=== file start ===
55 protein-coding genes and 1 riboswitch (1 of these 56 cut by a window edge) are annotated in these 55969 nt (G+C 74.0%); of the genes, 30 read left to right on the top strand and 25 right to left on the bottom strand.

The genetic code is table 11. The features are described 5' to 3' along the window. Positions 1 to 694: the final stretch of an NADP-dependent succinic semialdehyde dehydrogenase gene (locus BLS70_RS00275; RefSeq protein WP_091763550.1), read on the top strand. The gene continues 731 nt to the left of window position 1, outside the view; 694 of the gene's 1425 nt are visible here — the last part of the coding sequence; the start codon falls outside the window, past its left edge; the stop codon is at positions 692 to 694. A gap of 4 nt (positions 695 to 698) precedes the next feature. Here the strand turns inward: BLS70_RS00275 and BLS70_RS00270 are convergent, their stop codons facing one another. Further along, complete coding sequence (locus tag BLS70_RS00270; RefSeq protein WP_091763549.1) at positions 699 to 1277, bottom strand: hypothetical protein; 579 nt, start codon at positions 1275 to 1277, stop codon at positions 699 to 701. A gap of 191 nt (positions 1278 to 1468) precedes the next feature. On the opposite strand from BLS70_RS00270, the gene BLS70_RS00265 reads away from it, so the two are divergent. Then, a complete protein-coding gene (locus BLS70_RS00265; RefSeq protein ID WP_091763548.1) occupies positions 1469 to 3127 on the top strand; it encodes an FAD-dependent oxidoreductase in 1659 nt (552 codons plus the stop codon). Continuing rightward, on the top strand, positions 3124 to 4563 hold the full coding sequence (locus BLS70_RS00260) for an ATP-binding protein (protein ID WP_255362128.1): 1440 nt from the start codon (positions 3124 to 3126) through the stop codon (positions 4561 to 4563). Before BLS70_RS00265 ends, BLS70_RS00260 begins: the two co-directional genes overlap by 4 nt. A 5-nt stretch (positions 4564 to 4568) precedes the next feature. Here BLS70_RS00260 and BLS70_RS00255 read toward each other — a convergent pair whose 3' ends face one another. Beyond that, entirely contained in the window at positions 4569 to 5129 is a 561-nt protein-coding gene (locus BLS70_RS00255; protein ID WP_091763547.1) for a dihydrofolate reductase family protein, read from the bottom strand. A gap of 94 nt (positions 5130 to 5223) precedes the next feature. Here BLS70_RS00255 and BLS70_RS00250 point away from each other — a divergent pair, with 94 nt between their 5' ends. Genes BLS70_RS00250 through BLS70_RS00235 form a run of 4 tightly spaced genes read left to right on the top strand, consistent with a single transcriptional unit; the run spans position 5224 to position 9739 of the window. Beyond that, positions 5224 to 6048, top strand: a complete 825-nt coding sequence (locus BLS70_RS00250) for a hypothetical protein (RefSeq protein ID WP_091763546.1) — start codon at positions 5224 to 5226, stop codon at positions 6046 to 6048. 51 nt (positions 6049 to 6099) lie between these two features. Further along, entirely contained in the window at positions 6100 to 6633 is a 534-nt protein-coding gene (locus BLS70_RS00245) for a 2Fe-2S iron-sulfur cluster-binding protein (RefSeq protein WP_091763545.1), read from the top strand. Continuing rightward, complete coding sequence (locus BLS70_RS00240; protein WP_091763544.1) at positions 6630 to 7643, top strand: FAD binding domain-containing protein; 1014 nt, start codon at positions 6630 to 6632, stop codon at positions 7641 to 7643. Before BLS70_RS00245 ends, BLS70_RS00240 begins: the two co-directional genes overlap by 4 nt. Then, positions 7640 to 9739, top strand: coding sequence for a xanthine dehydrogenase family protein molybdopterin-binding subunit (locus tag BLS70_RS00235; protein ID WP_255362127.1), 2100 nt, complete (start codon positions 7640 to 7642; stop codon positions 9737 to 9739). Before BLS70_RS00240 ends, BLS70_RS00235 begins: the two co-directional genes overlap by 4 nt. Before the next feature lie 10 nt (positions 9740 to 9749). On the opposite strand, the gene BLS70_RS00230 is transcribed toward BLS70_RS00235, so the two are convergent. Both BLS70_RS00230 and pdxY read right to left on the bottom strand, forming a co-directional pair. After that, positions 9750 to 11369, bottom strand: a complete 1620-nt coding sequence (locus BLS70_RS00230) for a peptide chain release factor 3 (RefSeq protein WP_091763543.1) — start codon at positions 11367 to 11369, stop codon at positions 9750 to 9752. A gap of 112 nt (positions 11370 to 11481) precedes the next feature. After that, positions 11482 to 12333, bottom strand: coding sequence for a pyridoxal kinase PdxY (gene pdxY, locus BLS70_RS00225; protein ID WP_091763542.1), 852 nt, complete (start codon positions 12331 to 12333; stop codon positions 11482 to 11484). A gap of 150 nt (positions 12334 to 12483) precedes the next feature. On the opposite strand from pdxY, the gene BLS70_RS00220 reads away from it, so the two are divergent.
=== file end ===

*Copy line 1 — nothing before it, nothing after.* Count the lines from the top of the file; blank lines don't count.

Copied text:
55 protein-coding genes and 1 riboswitch (1 of these 56 cut by a window edge) are annotated in these 55969 nt (G+C 74.0%); of the genes, 30 read left to right on the top strand and 25 right to left on the bottom strand.